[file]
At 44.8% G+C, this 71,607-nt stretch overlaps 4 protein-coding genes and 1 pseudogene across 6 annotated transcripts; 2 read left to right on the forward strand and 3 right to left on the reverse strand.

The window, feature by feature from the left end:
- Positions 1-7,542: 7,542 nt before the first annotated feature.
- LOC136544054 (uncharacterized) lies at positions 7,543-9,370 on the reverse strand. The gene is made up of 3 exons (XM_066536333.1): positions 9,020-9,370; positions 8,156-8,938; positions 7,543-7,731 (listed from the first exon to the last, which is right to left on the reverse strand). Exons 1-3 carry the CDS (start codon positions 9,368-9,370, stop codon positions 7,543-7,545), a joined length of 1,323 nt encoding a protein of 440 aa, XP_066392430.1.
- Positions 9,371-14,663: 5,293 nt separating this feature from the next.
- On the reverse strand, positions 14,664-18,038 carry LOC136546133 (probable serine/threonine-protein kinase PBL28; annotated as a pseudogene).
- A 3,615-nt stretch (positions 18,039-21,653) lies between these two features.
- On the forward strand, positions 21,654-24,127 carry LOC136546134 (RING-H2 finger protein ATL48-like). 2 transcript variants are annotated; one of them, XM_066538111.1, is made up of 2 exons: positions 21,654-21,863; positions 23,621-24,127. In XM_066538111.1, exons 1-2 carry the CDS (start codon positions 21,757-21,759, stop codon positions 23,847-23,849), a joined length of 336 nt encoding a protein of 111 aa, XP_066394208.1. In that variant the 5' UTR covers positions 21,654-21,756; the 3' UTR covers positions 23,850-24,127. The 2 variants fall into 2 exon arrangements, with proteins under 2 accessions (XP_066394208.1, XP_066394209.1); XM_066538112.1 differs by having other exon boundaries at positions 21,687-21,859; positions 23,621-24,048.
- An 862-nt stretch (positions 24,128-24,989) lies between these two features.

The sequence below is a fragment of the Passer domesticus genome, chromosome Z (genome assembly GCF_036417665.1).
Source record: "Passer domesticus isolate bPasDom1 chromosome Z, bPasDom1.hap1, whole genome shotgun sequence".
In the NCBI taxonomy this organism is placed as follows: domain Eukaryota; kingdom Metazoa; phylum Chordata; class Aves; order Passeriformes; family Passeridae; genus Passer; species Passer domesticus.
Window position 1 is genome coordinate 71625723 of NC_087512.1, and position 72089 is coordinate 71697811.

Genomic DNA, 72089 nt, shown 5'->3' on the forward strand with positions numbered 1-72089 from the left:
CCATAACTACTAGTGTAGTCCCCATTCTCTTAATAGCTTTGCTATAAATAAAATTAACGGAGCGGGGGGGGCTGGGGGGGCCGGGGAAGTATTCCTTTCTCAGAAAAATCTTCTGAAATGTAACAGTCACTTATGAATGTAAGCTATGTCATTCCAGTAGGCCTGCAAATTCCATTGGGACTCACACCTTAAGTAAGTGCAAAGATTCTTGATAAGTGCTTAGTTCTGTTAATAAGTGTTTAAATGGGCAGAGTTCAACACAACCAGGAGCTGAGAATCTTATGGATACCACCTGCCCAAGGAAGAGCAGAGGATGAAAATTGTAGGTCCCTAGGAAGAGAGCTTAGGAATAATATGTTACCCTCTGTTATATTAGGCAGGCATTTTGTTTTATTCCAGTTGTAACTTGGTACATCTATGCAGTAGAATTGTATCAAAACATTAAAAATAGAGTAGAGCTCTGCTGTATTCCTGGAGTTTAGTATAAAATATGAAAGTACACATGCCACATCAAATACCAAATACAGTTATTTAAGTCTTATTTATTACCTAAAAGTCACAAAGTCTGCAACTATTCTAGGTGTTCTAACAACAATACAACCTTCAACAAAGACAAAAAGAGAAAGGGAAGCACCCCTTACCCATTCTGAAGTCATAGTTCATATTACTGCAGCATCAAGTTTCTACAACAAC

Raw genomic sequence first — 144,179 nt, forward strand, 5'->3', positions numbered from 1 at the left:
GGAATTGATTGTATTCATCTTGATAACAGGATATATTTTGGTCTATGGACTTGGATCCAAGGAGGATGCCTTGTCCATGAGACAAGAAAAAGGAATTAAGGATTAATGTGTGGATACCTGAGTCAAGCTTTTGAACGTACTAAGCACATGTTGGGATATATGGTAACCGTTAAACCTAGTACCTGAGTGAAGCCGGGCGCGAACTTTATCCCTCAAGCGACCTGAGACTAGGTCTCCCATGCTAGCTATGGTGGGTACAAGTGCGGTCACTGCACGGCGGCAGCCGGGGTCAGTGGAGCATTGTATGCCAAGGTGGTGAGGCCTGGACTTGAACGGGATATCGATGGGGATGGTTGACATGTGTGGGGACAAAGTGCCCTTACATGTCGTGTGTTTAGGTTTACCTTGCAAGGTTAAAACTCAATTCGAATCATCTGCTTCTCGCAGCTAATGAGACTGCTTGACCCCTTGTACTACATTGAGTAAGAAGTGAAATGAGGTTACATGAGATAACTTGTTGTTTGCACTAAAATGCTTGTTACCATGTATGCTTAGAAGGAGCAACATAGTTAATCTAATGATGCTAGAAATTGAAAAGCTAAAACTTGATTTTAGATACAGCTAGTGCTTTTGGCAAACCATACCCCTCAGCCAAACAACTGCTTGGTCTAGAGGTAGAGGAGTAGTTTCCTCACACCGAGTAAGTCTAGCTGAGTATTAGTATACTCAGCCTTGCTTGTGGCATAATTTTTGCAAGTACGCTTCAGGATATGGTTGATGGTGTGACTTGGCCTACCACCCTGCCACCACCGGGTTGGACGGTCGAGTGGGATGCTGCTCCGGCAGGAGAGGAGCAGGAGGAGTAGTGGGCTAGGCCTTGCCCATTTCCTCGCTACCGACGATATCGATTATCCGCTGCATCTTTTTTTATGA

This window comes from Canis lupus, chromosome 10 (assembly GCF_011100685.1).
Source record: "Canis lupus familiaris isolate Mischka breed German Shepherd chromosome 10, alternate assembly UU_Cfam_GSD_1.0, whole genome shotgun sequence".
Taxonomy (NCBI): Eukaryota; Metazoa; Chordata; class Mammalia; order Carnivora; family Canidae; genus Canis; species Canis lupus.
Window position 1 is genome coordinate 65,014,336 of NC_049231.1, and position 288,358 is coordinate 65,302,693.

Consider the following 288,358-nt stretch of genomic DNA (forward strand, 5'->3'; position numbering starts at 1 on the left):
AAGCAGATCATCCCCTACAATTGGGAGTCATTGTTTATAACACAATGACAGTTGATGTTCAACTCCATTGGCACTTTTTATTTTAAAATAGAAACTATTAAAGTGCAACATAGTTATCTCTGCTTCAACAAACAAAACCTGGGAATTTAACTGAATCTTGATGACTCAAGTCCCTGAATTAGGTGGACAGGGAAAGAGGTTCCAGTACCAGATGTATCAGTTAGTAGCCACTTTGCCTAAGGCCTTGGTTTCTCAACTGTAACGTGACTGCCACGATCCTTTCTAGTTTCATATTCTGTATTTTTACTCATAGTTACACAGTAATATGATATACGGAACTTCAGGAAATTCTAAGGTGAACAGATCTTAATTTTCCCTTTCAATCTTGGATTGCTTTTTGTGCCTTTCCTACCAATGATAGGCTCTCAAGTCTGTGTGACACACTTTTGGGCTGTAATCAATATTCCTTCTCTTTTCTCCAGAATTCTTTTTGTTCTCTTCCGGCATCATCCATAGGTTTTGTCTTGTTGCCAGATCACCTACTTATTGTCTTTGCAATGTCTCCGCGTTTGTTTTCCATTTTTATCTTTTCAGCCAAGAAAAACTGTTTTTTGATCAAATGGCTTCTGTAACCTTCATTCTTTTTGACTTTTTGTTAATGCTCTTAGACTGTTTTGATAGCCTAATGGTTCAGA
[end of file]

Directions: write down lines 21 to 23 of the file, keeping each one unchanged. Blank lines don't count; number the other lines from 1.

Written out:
Window position 1 is genome coordinate 65,014,336 of NC_049231.1, and position 288,358 is coordinate 65,302,693.

Consider the following 288,358-nt stretch of genomic DNA (forward strand, 5'->3'; position numbering starts at 1 on the left):
AAGCAGATCATCCCCTACAATTGGGAGTCATTGTTTATAACACAATGACAGTTGATGTTCAACTCCATTGGCACTTTTTATTTTAAAATAGAAACTATTAAAGTGCAACATAGTTATCTCTGCTTCAACAAACAAAACCTGGGAATTTAACTGAATCTTGATGACTCAAGTCCCTGAATTAGGTGGACAGGGAAAGAGGTTCCAGTACCAGATGTATCAGTTAGTAGCCACTTTGCCTAAGGCCTTGGTTTCTCAACTGTAACGTGACTGCCACGATCCTTTCTAGTTTCATATTCTGTATTTTTACTCATAGTTACACAGTAATATGATATACGGAACTTCAGGAAATTCTAAGGTGAACAGATCTTAATTTTCCCTTTCAATCTTGGATTGCTTTTTGTGCCTTTCCTACCAATGATAGGCTCTCAAGTCTGTGTGACACACTTTTGGGCTGTAATCAATATTCCTTCTCTTTTCTCCAGAATTCTTTTTGTTCTCTTCCGGCATCATCCATAGGTTTTGTCTTGTTGCCAGATCACCTACTTATTGTCTTTGCAATGTCTCCGCGTTTGTTTTCCATTTTTATCTTTTCAGCCAAGAAAAACTGTTTTTTGATCAAATGGCTTCTGTAACCTTCATTCTTTTTGACTTTTTGTTAATGCTCTTAGACTGTTTTGATAGCCTAATGGTTCAGA